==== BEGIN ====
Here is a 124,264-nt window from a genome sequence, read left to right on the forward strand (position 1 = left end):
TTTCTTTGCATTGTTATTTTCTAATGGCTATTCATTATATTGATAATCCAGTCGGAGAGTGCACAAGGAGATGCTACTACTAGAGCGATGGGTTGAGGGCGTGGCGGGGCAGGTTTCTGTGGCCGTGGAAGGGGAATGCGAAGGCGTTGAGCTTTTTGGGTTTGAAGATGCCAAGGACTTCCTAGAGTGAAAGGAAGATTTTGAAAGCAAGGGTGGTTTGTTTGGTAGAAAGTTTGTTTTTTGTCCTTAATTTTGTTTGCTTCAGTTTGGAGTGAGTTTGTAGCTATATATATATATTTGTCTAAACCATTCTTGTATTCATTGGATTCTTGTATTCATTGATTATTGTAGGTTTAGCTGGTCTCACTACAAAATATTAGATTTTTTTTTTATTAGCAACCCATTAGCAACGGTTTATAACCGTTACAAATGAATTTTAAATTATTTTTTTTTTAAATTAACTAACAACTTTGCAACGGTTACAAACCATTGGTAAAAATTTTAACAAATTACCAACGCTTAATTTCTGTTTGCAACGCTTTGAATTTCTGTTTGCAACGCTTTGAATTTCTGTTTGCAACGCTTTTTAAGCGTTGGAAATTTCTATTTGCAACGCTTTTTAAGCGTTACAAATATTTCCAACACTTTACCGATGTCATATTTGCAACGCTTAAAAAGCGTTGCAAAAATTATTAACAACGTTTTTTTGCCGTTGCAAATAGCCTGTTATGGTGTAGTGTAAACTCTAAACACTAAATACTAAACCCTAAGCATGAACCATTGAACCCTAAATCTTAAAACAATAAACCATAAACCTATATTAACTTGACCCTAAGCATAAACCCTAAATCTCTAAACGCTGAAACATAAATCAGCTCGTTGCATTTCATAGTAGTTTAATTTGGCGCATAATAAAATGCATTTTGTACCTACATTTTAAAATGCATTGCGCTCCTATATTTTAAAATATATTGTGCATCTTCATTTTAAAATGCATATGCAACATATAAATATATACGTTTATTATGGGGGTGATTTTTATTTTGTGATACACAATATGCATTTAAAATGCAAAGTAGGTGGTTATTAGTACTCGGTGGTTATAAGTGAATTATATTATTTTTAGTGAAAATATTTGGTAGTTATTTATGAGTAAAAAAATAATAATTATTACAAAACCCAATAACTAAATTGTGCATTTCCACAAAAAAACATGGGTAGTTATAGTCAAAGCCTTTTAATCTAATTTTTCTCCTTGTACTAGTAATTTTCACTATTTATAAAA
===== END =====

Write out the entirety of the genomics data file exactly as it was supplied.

Here is a 124,264-nt window from a genome sequence, read left to right on the forward strand (position 1 = left end):
TTTCTTTGCATTGTTATTTTCTAATGGCTATTCATTATATTGATAATCCAGTCGGAGAGTGCACAAGGAGATGCTACTACTAGAGCGATGGGTTGAGGGCGTGGCGGGGCAGGTTTCTGTGGCCGTGGAAGGGGAATGCGAAGGCGTTGAGCTTTTTGGGTTTGAAGATGCCAAGGACTTCCTAGAGTGAAAGGAAGATTTTGAAAGCAAGGGTGGTTTGTTTGGTAGAAAGTTTGTTTTTTGTCCTTAATTTTGTTTGCTTCAGTTTGGAGTGAGTTTGTAGCTATATATATATATTTGTCTAAACCATTCTTGTATTCATTGGATTCTTGTATTCATTGATTATTGTAGGTTTAGCTGGTCTCACTACAAAATATTAGATTTTTTTTTTATTAGCAACCCATTAGCAACGGTTTATAACCGTTACAAATGAATTTTAAATTATTTTTTTTTTAAATTAACTAACAACTTTGCAACGGTTACAAACCATTGGTAAAAATTTTAACAAATTACCAACGCTTAATTTCTGTTTGCAACGCTTTGAATTTCTGTTTGCAACGCTTTGAATTTCTGTTTGCAACGCTTTTTAAGCGTTGGAAATTTCTATTTGCAACGCTTTTTAAGCGTTACAAATATTTCCAACACTTTACCGATGTCATATTTGCAACGCTTAAAAAGCGTTGCAAAAATTATTAACAACGTTTTTTTGCCGTTGCAAATAGCCTGTTATGGTGTAGTGTAAACTCTAAACACTAAATACTAAACCCTAAGCATGAACCATTGAACCCTAAATCTTAAAACAATAAACCATAAACCTATATTAACTTGACCCTAAGCATAAACCCTAAATCTCTAAACGCTGAAACATAAATCAGCTCGTTGCATTTCATAGTAGTTTAATTTGGCGCATAATAAAATGCATTTTGTACCTACATTTTAAAATGCATTGCGCTCCTATATTTTAAAATATATTGTGCATCTTCATTTTAAAATGCATATGCAACATATAAATATATACGTTTATTATGGGGGTGATTTTTATTTTGTGATACACAATATGCATTTAAAATGCAAAGTAGGTGGTTATTAGTACTCGGTGGTTATAAGTGAATTATATTATTTTTAGTGAAAATATTTGGTAGTTATTTATGAGTAAAAAAATAATAATTATTACAAAACCCAATAACTAAATTGTGCATTTCCACAAAAAAACATGGGTAGTTATAGTCAAAGCCTTTTAATCTAATTTTTCTCCTTGTACTAGTAATTTTCACTATTTATAAAA